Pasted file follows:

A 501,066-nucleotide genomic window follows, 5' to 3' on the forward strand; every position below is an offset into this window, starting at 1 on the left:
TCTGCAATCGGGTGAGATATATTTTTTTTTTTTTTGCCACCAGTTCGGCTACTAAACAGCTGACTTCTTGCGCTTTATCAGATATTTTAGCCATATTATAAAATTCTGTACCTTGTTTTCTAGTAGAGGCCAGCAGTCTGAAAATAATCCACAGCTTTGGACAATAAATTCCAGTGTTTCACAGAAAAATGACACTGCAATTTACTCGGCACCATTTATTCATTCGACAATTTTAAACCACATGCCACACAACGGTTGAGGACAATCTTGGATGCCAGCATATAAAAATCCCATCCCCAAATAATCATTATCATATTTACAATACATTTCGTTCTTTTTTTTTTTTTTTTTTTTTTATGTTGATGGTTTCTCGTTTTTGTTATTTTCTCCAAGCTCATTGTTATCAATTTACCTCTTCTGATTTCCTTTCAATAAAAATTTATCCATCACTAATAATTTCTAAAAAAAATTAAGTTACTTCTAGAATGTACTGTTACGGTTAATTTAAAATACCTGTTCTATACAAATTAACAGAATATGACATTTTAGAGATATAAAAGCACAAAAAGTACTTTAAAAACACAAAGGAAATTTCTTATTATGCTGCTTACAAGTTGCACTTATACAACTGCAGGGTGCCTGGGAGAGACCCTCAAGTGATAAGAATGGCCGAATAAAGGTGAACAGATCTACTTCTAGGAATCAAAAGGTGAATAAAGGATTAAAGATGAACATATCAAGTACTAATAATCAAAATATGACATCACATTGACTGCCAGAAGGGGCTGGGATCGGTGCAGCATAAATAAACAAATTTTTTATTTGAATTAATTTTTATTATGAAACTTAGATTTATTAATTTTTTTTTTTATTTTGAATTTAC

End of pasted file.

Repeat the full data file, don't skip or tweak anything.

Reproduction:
A 501,066-nucleotide genomic window follows, 5' to 3' on the forward strand; every position below is an offset into this window, starting at 1 on the left:
TCTGCAATCGGGTGAGATATATTTTTTTTTTTTTTGCCACCAGTTCGGCTACTAAACAGCTGACTTCTTGCGCTTTATCAGATATTTTAGCCATATTATAAAATTCTGTACCTTGTTTTCTAGTAGAGGCCAGCAGTCTGAAAATAATCCACAGCTTTGGACAATAAATTCCAGTGTTTCACAGAAAAATGACACTGCAATTTACTCGGCACCATTTATTCATTCGACAATTTTAAACCACATGCCACACAACGGTTGAGGACAATCTTGGATGCCAGCATATAAAAATCCCATCCCCAAATAATCATTATCATATTTACAATACATTTCGTTCTTTTTTTTTTTTTTTTTTTTTTATGTTGATGGTTTCTCGTTTTTGTTATTTTCTCCAAGCTCATTGTTATCAATTTACCTCTTCTGATTTCCTTTCAATAAAAATTTATCCATCACTAATAATTTCTAAAAAAAATTAAGTTACTTCTAGAATGTACTGTTACGGTTAATTTAAAATACCTGTTCTATACAAATTAACAGAATATGACATTTTAGAGATATAAAAGCACAAAAAGTACTTTAAAAACACAAAGGAAATTTCTTATTATGCTGCTTACAAGTTGCACTTATACAACTGCAGGGTGCCTGGGAGAGACCCTCAAGTGATAAGAATGGCCGAATAAAGGTGAACAGATCTACTTCTAGGAATCAAAAGGTGAATAAAGGATTAAAGATGAACATATCAAGTACTAATAATCAAAATATGACATCACATTGACTGCCAGAAGGGGCTGGGATCGGTGCAGCATAAATAAACAAATTTTTTATTTGAATTAATTTTTATTATGAAACTTAGATTTATTAATTTTTTTTTTTATTTTGAATTTAC